Scott Weiland, former front man of Stone Temple Pilots and Velvet Revolver, died last week at 48 after he was found unresponsive in his tour bus in Minnesota. On Monday his ex-wife Mary Forsberg posted a powerful open letter online about his life and the tragedy of his death.
The emotionally charged letter was posted by on Rolling Stone's website.
"December 3rd, 2015 is not the day Scott Weiland died. It is the official day the public will use to mourn him, and it was the last day he could be propped up in front of a microphone for the financial benefit or enjoyment of others," wrote Forsberg. "But the truth is, like so many other kids, [our children] lost their father years ago. What they truly lost on December 3rd was hope."
In the letter, Forsberg asked that fans not glorify Scott's death by purchasing merchandise in memory of the rock star, and revealed a darker side of Scott's family life, including the struggles the singer had with anxiety and paranoia, as well as his absence from Noah and Lucy's childhood.
"You might ask, 'How were we to know? We read that he loved spending time with his children and that he'd been drug-free for years!'" Forsberg wrote. "In reality, what you didn't want to acknowledge was a paranoid man who couldn't remember his own lyrics and who was only photographed with his children a handful of times in 15 years of fatherhood."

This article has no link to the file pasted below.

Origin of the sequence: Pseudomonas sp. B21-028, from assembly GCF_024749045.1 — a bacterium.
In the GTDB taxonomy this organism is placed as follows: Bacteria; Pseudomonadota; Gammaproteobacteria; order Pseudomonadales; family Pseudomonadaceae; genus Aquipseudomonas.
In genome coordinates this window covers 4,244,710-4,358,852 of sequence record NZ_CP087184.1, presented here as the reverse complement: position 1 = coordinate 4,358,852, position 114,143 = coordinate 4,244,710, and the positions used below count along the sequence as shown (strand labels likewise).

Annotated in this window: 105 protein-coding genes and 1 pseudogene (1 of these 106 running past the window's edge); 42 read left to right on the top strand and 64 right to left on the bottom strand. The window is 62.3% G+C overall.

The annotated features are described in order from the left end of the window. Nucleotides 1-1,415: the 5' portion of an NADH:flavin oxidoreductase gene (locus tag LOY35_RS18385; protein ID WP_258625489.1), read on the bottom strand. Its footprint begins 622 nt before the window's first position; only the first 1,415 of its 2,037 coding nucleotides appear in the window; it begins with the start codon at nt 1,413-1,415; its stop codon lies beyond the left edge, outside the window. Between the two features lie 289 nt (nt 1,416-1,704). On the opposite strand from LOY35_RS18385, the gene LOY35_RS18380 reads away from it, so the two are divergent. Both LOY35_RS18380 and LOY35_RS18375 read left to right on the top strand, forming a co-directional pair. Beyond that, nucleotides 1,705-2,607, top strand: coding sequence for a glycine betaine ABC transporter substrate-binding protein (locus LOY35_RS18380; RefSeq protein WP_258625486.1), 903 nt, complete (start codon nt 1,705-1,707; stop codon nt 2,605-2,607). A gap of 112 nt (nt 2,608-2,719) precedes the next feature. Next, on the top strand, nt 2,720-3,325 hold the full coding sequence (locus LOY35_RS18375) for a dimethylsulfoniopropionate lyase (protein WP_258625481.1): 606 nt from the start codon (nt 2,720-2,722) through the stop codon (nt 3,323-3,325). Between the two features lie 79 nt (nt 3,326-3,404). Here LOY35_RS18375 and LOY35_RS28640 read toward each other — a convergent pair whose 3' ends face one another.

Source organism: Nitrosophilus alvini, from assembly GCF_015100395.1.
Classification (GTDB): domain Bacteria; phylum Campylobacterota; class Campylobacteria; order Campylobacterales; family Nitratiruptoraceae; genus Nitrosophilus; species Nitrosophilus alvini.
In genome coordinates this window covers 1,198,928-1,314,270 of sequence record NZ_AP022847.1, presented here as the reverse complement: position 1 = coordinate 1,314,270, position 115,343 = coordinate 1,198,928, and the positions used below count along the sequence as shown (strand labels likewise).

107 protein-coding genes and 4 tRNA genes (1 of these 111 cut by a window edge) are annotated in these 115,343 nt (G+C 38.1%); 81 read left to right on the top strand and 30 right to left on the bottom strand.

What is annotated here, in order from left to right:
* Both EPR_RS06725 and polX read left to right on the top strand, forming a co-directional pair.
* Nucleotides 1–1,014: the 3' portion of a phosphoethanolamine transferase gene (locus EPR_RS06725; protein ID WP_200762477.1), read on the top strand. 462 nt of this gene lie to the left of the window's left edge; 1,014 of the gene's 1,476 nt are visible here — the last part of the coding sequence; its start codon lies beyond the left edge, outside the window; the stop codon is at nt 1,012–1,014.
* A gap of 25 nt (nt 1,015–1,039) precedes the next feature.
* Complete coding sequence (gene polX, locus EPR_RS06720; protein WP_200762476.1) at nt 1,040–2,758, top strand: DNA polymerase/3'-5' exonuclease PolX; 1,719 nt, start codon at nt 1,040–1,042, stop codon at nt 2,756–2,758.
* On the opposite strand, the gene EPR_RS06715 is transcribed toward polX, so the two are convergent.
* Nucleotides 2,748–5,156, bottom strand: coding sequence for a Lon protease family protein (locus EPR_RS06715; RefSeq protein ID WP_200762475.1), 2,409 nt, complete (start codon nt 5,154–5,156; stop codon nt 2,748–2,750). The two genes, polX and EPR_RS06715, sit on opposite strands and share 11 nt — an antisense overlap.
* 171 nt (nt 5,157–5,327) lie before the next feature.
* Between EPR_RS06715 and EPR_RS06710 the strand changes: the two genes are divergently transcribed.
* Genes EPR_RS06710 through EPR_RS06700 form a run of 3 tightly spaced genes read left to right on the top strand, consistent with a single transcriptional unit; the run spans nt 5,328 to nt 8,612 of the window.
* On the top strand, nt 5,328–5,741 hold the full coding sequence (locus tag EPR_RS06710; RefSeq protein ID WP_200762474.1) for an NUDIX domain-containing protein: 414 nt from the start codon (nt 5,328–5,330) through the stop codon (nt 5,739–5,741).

Weiland admitted in previous interviews that he struggled with substance abuse and drug addiction, including heroin and alcohol.
Forsberg explained that for her and her kids, this open letter gave them a way to express their pent up feelings of "grief and struggle" and also to encourage others to reach out to families who face a similar situation to the Weilands.
"I don't share this with you to cast judgment, I do so because you most likely know at least one child in the same shoes," Forsberg wrote. "If you do, please acknowledge them and their experience. Offer to accompany them to the father-daughter dance, or teach them to throw a football...Just offer – or even insist if you have to."
"This is the final step in our long goodbye to Scott," Forsberg continued. "Our hope for Scott has died, but there is still hope for others."